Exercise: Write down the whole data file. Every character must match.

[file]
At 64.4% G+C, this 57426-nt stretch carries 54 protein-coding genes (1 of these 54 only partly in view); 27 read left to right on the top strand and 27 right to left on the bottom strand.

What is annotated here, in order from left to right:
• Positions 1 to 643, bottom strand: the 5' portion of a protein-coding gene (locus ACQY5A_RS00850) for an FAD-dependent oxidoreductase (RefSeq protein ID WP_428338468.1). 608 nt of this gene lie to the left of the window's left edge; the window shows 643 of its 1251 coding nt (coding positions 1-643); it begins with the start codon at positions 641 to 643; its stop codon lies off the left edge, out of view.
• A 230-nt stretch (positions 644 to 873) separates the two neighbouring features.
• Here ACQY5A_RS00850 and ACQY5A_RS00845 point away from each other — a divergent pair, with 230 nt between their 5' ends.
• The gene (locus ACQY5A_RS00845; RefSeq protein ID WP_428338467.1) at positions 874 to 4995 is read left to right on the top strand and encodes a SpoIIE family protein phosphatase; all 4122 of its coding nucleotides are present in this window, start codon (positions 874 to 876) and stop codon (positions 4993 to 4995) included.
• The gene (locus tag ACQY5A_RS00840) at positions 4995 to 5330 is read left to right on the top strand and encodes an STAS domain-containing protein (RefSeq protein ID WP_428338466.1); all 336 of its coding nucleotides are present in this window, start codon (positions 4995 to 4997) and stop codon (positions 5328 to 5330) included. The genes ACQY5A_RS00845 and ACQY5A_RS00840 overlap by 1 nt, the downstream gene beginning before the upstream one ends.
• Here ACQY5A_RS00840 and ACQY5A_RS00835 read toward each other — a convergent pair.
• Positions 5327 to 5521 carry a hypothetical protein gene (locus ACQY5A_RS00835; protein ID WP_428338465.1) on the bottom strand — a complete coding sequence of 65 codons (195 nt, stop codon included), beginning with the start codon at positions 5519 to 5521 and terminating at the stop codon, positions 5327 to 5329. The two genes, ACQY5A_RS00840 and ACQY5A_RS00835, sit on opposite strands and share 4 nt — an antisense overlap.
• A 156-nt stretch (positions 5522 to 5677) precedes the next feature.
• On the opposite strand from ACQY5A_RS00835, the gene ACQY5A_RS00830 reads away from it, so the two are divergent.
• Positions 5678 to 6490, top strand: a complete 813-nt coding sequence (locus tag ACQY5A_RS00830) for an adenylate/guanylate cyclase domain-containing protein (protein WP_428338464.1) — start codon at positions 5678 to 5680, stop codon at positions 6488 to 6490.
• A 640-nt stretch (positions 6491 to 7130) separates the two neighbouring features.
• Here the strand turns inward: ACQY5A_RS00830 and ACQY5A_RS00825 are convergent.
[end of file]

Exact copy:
At 64.4% G+C, this 57426-nt stretch carries 54 protein-coding genes (1 of these 54 only partly in view); 27 read left to right on the top strand and 27 right to left on the bottom strand.

What is annotated here, in order from left to right:
• Positions 1 to 643, bottom strand: the 5' portion of a protein-coding gene (locus ACQY5A_RS00850) for an FAD-dependent oxidoreductase (RefSeq protein ID WP_428338468.1). 608 nt of this gene lie to the left of the window's left edge; the window shows 643 of its 1251 coding nt (coding positions 1-643); it begins with the start codon at positions 641 to 643; its stop codon lies off the left edge, out of view.
• A 230-nt stretch (positions 644 to 873) separates the two neighbouring features.
• Here ACQY5A_RS00850 and ACQY5A_RS00845 point away from each other — a divergent pair, with 230 nt between their 5' ends.
• The gene (locus ACQY5A_RS00845; RefSeq protein ID WP_428338467.1) at positions 874 to 4995 is read left to right on the top strand and encodes a SpoIIE family protein phosphatase; all 4122 of its coding nucleotides are present in this window, start codon (positions 874 to 876) and stop codon (positions 4993 to 4995) included.
• The gene (locus tag ACQY5A_RS00840) at positions 4995 to 5330 is read left to right on the top strand and encodes an STAS domain-containing protein (RefSeq protein ID WP_428338466.1); all 336 of its coding nucleotides are present in this window, start codon (positions 4995 to 4997) and stop codon (positions 5328 to 5330) included. The genes ACQY5A_RS00845 and ACQY5A_RS00840 overlap by 1 nt, the downstream gene beginning before the upstream one ends.
• Here ACQY5A_RS00840 and ACQY5A_RS00835 read toward each other — a convergent pair.
• Positions 5327 to 5521 carry a hypothetical protein gene (locus ACQY5A_RS00835; protein ID WP_428338465.1) on the bottom strand — a complete coding sequence of 65 codons (195 nt, stop codon included), beginning with the start codon at positions 5519 to 5521 and terminating at the stop codon, positions 5327 to 5329. The two genes, ACQY5A_RS00840 and ACQY5A_RS00835, sit on opposite strands and share 4 nt — an antisense overlap.
• A 156-nt stretch (positions 5522 to 5677) precedes the next feature.
• On the opposite strand from ACQY5A_RS00835, the gene ACQY5A_RS00830 reads away from it, so the two are divergent.
• Positions 5678 to 6490, top strand: a complete 813-nt coding sequence (locus tag ACQY5A_RS00830) for an adenylate/guanylate cyclase domain-containing protein (protein WP_428338464.1) — start codon at positions 5678 to 5680, stop codon at positions 6488 to 6490.
• A 640-nt stretch (positions 6491 to 7130) separates the two neighbouring features.
• Here the strand turns inward: ACQY5A_RS00830 and ACQY5A_RS00825 are convergent.